When will we learn to talk to animals?

Noting that speech is not the only way of communication, scientists believe that one day we will solve the communication between animals and understand them better.

Gorilla Koko can understand 2,000 words, but she cannot express herself verbally because her physiological structure is not suitable, but she can express her intentions with sign language. So this 40-year-old female gorilla speaks 3 languages ​​in total with her own gorilla language, English and sign language!

She can also not only talk about her needs such as food, but also the emotions we associate with people such as love, sadness, love, mourning and embarrassment.

Until his death in 2007, the African gray parrot Alex was able to say 150 words perfectly, and could produce new meanings by using different colors and shapes.

Of course, it can be much easier for a human to learn the language of dolphins than to learn the sign language of a dolphin. So instead of teaching animals human communication systems, wouldn’t it be better to teach humans to decipher animal language?

At this point, scientists are trying to learn the languages ​​of animals such as dolphins, elephants, gorillas and dogs. One of the researchers even came close to deciphering the prairie dog language. However, there is a very important obstacle to overcome: the idea that animals do not have a language of their own.

the language of prairie dogs

Northern Arizona University biologist Constantine Sclobodchikoff is a scientist who studies prairie dogs in different parts of the United States, and his work over the past 30 years contains exciting information about the communication of prairie dogs, a rodent species.

For example, when they see a predatory enemy, prairie dogs warn each other by making loud noises. These sounds, which are almost all the same for an untrained ear, actually have different meanings.

In the study, the sounds made by prairie dogs when the predator approached were recorded and played over the loudspeaker when the predator was not. Prairie dogs were seen running and hiding when they heard this sound. Thus, it was understood that these voices contained special messages.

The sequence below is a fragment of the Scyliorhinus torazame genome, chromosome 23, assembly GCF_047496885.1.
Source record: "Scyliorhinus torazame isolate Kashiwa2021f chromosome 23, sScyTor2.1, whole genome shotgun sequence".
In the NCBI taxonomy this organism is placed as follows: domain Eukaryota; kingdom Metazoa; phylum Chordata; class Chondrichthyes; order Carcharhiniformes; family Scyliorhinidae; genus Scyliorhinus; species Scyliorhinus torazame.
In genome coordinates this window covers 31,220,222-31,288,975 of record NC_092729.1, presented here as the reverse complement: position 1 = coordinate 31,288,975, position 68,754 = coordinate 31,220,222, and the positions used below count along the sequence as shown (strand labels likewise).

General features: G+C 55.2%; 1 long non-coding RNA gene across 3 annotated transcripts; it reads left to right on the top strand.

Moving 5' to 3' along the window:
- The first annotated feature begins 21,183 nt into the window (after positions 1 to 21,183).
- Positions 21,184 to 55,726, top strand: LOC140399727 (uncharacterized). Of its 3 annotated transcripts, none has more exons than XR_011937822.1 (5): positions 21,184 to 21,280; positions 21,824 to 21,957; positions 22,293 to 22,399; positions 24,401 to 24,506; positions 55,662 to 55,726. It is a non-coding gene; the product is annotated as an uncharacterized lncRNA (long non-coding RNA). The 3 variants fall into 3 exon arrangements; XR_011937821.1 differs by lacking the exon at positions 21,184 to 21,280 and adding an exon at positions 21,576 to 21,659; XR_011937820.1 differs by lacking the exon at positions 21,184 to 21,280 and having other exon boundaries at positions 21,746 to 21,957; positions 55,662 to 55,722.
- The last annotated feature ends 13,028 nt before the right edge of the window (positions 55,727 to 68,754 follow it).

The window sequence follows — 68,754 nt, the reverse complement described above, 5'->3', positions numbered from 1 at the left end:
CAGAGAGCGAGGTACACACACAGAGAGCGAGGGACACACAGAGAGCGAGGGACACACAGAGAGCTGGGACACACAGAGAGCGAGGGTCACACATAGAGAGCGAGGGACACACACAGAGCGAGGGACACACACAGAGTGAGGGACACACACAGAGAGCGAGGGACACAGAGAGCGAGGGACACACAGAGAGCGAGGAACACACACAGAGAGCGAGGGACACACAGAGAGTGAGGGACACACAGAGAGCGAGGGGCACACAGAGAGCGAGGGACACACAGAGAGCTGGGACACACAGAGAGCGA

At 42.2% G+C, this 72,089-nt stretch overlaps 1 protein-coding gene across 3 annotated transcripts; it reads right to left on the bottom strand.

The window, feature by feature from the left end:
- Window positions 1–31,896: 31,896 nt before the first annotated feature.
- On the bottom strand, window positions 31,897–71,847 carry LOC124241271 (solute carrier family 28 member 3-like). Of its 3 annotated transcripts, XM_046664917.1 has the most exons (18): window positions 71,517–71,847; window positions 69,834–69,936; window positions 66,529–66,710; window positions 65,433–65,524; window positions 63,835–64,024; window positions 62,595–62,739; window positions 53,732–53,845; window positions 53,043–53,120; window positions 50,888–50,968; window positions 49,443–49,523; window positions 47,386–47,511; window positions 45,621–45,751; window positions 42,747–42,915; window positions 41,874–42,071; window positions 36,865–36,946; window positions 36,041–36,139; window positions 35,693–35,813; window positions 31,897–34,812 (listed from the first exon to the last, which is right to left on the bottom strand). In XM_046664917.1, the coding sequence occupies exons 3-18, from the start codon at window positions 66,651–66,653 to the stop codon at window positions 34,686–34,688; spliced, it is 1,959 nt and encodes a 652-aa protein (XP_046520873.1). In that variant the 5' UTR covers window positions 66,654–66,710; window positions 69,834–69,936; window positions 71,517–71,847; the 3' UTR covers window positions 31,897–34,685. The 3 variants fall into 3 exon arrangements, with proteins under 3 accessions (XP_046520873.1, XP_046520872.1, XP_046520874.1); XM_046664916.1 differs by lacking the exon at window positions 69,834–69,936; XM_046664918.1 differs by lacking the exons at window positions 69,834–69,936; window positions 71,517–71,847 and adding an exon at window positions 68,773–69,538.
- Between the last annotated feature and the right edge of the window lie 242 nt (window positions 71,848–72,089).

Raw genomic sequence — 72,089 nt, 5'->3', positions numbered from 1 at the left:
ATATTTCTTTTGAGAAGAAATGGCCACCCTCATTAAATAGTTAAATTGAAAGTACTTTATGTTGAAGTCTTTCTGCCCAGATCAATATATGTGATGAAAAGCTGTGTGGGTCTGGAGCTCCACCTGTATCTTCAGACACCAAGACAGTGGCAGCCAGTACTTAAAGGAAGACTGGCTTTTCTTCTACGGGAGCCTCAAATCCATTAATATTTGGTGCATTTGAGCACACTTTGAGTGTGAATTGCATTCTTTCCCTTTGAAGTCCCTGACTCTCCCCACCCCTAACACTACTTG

So far, everything may seem like the usual, ordinary warnings, but things start from this point. Researchers discovered that prairie dogs produce different calls for different types of predators. For example, warnings are different for coyotes, humans and domestic dogs. In addition to their species, they do not neglect to give information about color, size and shape. That is, they can distinguish between a person who is overweight, wearing a long white shirt, and a person who is thin, wearing a short, green shirt.

The most interesting thing is that even for a brand new object they have never seen before, for example a black oval cardboard, they can produce the same call without knowing each other. Thus, they can communicate their shape, color and size among themselves.

And just like humans, prairie dogs from different tribes do not understand each other’s language. For example, Mexican prairie dogs and Gunnison prairie dogs ignore each other’s calls.

Although the communication of prairie dogs seems to be based on seeing predators and warning each other, they can also have very good conversations in daily life. They make different sounds among themselves, but no action is observed at the end of these sounds. Sometimes they chat all day. Unfortunately, we have not yet developed the mechanisms to understand these sweet conversations in their social lives.

dolphin language

If you find it interesting that even rodents like prairie dogs have a language of their own, take a look at other advanced creatures.

It is known that elephants organized funerals after their dead friends and attacked the villages of poaching people. Chimpanzees wage protracted wars. Such complex behaviors of course require complex communication systems. For example, have you ever wondered how wolves are able to organize and coordinate massive attacks?

Take the dolphins, recent research has shown that they use simple things to communicate with other dolphins and have a “culture”. They talk to each other with whistles and crackles. All this does not seem to make sense, but when will we understand what they are saying?

In fact, researchers have worked hard for half a century to make animal-human communication two-way, but there is still a long way to go.

Researchers argue that one of the biggest obstacles in our adventure with dolphins is our ignorance of communication units. While phonemes, which are the communication units of humans, form the structure of language, it is not known whether clatters or whistles provide communication in dolphins. Moreover, we still have a lot to learn about their combination.

Dolphins are known to use their whistles to say each other’s names, but their whistles and body language are still an unsolved mystery. Of course, the number of people who say that dolphins do not have a language that requires a solution is quite high.

Researchers say that dolphins do not have words, sentences and grammar structures as we understand them, so it is unreasonable to compare dolphin language decoding to reading Egyptian hieroglyphs or learning a new language. Only time will tell if there is a distinction between communication and language.

As a result, many animals, including prairie dogs, have communication systems, and if prairie dogs can visualize and describe a black, oval object, it’s time for scientists to investigate how other social animals get along.

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